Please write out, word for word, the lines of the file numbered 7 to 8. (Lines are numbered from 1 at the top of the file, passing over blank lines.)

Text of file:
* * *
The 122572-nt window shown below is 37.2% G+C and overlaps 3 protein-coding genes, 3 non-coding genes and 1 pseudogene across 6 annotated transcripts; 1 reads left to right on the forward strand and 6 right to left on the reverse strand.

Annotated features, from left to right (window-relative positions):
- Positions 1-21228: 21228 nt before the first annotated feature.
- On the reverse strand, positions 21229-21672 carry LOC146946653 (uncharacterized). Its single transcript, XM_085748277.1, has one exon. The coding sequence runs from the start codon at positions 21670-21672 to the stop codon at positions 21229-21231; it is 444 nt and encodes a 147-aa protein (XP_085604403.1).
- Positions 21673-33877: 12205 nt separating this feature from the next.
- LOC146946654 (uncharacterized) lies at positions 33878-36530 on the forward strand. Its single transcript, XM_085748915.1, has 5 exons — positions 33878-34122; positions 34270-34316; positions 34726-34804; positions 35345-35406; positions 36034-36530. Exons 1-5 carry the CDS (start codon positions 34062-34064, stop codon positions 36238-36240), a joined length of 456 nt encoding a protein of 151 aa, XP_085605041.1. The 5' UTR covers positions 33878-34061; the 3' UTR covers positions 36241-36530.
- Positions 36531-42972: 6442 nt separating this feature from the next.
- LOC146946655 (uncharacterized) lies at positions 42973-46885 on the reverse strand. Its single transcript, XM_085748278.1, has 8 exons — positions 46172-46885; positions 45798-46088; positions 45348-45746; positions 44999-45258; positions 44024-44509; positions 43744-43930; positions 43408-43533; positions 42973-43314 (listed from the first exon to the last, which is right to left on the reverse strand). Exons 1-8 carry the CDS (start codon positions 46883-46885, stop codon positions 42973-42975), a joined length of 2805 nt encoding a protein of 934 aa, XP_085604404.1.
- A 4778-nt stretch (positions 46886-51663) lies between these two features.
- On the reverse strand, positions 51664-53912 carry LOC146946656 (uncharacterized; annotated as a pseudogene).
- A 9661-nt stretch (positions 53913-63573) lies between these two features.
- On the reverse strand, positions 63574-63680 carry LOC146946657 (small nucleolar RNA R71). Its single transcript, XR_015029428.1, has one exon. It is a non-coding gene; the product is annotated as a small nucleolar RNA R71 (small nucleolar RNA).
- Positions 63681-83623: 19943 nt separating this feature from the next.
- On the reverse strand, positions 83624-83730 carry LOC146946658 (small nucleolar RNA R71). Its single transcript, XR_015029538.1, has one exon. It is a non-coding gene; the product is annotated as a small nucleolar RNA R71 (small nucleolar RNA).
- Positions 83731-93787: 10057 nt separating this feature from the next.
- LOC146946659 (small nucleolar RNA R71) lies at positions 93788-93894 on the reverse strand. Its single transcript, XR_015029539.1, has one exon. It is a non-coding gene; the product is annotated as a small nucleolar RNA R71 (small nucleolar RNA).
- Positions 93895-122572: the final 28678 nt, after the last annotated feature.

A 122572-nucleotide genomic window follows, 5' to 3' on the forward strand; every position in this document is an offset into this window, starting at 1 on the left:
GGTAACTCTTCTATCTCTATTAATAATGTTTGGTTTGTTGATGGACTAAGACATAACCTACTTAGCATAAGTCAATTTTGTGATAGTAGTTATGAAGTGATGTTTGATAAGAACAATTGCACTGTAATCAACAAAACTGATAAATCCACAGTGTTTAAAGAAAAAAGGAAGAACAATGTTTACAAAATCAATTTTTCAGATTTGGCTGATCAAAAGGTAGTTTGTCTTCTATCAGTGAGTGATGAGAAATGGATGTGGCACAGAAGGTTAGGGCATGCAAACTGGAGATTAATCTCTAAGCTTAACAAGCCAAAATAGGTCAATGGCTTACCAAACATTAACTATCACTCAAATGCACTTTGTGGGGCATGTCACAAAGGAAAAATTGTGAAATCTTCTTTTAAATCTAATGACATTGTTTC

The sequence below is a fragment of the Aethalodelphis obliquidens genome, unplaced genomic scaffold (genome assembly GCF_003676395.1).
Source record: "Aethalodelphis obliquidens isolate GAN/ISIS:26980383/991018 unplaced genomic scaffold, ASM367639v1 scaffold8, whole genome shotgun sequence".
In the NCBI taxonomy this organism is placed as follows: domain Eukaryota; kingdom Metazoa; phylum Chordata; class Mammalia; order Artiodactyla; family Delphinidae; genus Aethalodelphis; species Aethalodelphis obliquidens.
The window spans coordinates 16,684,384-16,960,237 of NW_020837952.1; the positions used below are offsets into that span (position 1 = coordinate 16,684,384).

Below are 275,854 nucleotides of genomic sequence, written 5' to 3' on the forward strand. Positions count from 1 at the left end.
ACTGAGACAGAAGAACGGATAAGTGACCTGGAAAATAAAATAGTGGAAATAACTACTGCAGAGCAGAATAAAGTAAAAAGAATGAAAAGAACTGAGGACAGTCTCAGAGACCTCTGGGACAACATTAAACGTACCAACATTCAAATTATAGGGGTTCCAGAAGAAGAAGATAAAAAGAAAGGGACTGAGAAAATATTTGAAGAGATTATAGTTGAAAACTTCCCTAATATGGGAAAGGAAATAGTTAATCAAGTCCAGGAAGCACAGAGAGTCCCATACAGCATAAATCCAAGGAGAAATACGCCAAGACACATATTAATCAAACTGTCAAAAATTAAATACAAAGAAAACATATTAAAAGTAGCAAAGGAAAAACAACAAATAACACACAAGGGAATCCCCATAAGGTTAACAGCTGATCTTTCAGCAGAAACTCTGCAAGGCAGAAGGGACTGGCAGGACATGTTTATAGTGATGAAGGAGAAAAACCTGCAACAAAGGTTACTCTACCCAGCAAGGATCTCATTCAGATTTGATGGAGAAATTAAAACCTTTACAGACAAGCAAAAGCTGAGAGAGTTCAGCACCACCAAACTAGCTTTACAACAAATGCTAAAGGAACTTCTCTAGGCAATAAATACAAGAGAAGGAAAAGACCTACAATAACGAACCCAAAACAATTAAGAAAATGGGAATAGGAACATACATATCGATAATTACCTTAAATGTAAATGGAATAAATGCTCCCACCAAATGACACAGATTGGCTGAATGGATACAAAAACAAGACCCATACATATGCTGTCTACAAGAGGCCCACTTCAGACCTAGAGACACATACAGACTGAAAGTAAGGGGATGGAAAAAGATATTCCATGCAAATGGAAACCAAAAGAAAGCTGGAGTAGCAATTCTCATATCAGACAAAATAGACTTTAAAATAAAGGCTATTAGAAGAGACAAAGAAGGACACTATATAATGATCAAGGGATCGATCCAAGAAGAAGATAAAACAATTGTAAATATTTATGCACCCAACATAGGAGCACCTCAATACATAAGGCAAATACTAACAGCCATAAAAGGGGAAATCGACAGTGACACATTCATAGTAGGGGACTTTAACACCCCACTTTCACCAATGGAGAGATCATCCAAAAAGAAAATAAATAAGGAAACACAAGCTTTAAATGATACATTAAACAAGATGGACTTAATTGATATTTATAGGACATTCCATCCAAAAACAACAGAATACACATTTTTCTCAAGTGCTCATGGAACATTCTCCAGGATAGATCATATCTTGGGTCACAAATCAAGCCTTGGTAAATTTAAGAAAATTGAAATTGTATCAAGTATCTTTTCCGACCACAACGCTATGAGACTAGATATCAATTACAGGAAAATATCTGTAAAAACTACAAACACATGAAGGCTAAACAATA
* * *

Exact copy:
- Positions 36531-42972: 6442 nt separating this feature from the next.
- LOC146946655 (uncharacterized) lies at positions 42973-46885 on the reverse strand. Its single transcript, XM_085748278.1, has 8 exons — positions 46172-46885; positions 45798-46088; positions 45348-45746; positions 44999-45258; positions 44024-44509; positions 43744-43930; positions 43408-43533; positions 42973-43314 (listed from the first exon to the last, which is right to left on the reverse strand). Exons 1-8 carry the CDS (start codon positions 46883-46885, stop codon positions 42973-42975), a joined length of 2805 nt encoding a protein of 934 aa, XP_085604404.1.